But I’m so glad I picked up Horrorstör, Grady Hendrix’s first traditionally published novel (I believe). It was just what I needed to clear my head, and I was pleasantly surprised by just how good this was. As you might be able to tell from the cover, Horrorstör is a spoof on IKEA, and takes place in a big-box store called Orsk, which claims to have “below-IKEA prices.” Now, like many people, I have a long and complicated relationship with IKEA. My house is only five minutes away from an IKEA. At one point, it was furnished entirely with their build-it-yourself furniture, and it’s only been in the past few years, as my kids have grown out of their destructive phase, that my husband and I have spent real money on real furniture, although I’ll admit I do still have a few IKEA pieces scattered here and there. (Oh hell, I’m working at an IKEA desk, for crying out loud!)

I say “complicated relationship” because as anyone who has ever attempted to assemble a piece of IKEA furniture knows, it’s not as easy as they make it seem. What the author has done with his book is taken the idea of retail marketing, blown it out of proportion, and turned it into a top-notch horror story. It’s such a brilliant idea, I don’t know why it hasn’t been done before. And serious kudos to the design team at Quirk Books! The book not only looks like an IKEA catalog and follows a similar format, but it’s the same trim size as well. Fake ads for Orsk products begin each chapter, and the highlighted item actually plays a part in the story. (Brilliant!) But as the story progresses, these ads begin to turn sinister, and the reader can’t help but start to feel uncomfortable when faced with something like this:

Horrorstor inside

But this isn’t just a gimmick: there is an actual story in Horrorstör. Amy is a disgruntled employee at Orsk who wants a transfer to another store. Her boss, overachiever Basil the deputy store manager, has it in for her and is always trying to tell her how to be better at her just-above-minimum-wage job. After some very disturbing vandalism is discovered on a Brooka sofa one morning before the store opens, Basil decides to take control of the situation and recruit Amy and model employee Ruth Anne to work a night shift with him in order to catch the culprit in the act. Offering them “double overtime,” Amy quickly agrees, knowing the extra money is just what she needs in order to pay her rent.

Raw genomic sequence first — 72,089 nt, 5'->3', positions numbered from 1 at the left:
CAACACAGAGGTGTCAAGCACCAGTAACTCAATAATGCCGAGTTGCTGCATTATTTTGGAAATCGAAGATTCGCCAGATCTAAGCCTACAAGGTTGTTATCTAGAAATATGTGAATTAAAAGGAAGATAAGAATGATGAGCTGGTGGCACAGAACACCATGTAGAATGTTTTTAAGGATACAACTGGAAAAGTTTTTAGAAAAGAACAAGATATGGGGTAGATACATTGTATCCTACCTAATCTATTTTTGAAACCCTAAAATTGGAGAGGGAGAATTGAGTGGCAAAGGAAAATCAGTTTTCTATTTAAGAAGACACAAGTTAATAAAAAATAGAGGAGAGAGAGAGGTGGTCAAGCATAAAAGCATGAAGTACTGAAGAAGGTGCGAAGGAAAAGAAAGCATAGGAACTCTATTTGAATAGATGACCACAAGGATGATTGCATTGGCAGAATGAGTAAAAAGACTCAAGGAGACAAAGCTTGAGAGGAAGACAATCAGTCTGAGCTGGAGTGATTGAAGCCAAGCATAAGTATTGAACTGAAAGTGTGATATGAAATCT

The evening starts innocently enough, as the three take turns patrolling the vast showroom floor of Orsk, but things soon turn weird. Amy and Ruth Anne stumble upon two fellow co-workers named Trinity and Matt (making out in a Müskk bed) who have broken into the store. Trinity is certain that Orsk is haunted, and she and Matt are determined to start their own cable ghost-hunting show by catching some real paranormal activity on film.

As the night wears on, strange things begin to happen. Amy discovers some odd graffiti in the women’s room, graffiti that wasn’t there only minutes earlier. Matt’s camera suddenly shows a different part of the store than the one he’s pointing the camera at. And they discover a homeless man who’s been camping out in Orsk and who turns out to be a catalyst for much of the horror that follows. When Trinity decides to hold a séance to call forth the spirits, things quickly begin to go downhill, and they begin to wonder if they’ll even survive until dawn.

Hendrix does a great job of slowly ramping up the tension, as Amy, Ruth Anne, Trinity, Basil and Matt discover that something terrible is going on in Orsk. I was expecting the story to mostly be a comedy, but there were some truly terrifying moments with plenty of graphic violence thrown in for good measure. The author’s explanation for the ghostly presence is a good one, although I did wish he’d gone into more detail about the origins of the evil (my only criticism of the book). Check out the back cover, which gives you a glimpse of the bad things to come:

Horrorstor back

As I mentioned before, the packaging design of Horrorstör is simply ingenious. Every inch of the book stays in character, and it even manages to poke fun at itself. The flap copy reads:

“A traditional haunted house story in a thoroughly contemporary setting, Horrorstör is designed to retain its luster and natural appearance for a lifetime of use. Pleasingly proportioned with generous French flaps and a softcover binding, Horrorstör delivers the psychological terror you need in the elegant package you deserve.”

Hendrix clearly has his own IKEA experiences to pull from.  At several points during the story, the characters get lost in Orsk’s maze-like floor plan, which was both funny and terrifying. This combination of horror and humor was part of what worked so well with the book.

I was a little worried about how Hendrix was going to wrap things up, but I shouldn’t have been. Although the ending was way over the top, somehow it managed to work, and even the characters, who you might expect to be cookie-cutter horror types, show some real grit and emotion at the end. After reading Horrorstör, I can tell you that I will never look at IKEA the same way again. Highly recommended!

Horrorstör is available on September 23rd! Find the book here:

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Ghosts and Gods: THE APEX BOOK OF WORLD SF 3 edited by Lavie Tidhar – Review

Apex Book of World SF 3 3D

The Apex Book of World SF 3 edited by Lavie Tidhar
Genre: Adult Science Fiction Anthology